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Most residential plumbing systems come equipped with a water pressure regulator (aka, a pressure reducing valve - PRV) to control the pressure of the water coming into the home. Without it, pipes could burst, fixtures could break, and faucets will probably leak.
The term water pressure regulator (often called a pressure reducing valve - PRV) typically refers to a specialized water pressure reducing valve attached to the main water line that reduces the pressure of the water as it enters the home before it reaches any faucets or appliances. Water pressure regulators are commonly made from brass and usually have an adjustable screw or bolt on the top that controls the amount of pressure allowed through the valve. Some PRV valves come equipped with gauges to monitor the amount of pressure.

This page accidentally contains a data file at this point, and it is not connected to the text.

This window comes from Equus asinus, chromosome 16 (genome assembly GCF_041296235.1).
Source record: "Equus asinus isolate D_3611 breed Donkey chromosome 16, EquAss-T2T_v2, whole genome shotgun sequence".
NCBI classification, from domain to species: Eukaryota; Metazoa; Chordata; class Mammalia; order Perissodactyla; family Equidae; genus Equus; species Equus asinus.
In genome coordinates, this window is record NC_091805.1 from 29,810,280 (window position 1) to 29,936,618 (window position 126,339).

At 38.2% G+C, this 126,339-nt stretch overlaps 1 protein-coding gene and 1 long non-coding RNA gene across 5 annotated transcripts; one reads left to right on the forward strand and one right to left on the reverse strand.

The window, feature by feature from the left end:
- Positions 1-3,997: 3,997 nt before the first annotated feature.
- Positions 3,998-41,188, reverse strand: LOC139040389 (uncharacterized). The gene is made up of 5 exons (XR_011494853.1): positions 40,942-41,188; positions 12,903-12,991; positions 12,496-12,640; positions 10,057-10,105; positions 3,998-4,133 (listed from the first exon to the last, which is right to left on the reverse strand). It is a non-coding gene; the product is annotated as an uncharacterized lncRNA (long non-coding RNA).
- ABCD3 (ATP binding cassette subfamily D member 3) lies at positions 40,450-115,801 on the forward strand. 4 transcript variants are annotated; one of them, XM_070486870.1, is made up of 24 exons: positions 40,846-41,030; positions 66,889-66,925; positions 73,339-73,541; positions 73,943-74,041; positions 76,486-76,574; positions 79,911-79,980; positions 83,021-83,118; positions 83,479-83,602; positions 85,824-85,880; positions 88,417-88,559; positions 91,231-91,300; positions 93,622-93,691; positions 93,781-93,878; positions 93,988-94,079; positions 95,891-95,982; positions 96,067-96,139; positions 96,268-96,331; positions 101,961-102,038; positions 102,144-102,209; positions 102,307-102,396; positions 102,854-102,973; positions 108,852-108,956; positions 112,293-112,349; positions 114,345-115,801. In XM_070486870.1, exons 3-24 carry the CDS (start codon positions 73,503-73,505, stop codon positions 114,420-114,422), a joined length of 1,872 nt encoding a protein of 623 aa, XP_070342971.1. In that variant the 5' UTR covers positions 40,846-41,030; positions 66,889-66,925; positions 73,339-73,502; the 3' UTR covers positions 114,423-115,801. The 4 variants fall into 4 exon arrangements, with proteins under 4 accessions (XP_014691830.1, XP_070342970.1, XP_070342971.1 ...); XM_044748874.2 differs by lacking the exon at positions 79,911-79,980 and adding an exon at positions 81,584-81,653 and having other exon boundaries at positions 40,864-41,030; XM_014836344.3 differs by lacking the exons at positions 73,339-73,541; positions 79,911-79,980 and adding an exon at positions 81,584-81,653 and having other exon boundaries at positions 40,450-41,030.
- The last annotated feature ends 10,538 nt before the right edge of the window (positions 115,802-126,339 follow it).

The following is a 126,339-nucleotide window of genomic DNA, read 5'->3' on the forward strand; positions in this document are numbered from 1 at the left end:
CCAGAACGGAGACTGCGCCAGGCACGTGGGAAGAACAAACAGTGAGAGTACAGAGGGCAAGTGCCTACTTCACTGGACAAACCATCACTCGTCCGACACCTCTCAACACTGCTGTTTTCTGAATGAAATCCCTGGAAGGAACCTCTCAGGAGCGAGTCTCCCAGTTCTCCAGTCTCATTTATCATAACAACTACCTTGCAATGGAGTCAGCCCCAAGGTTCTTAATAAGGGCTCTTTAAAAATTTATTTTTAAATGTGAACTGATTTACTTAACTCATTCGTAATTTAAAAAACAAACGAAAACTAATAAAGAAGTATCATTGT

Maintaining a suitable water pressure running through your home is essential for preventing damage to faucets and fixtures and avoiding leaks. Here’s what you need to know about adjusting your water pressure regulator: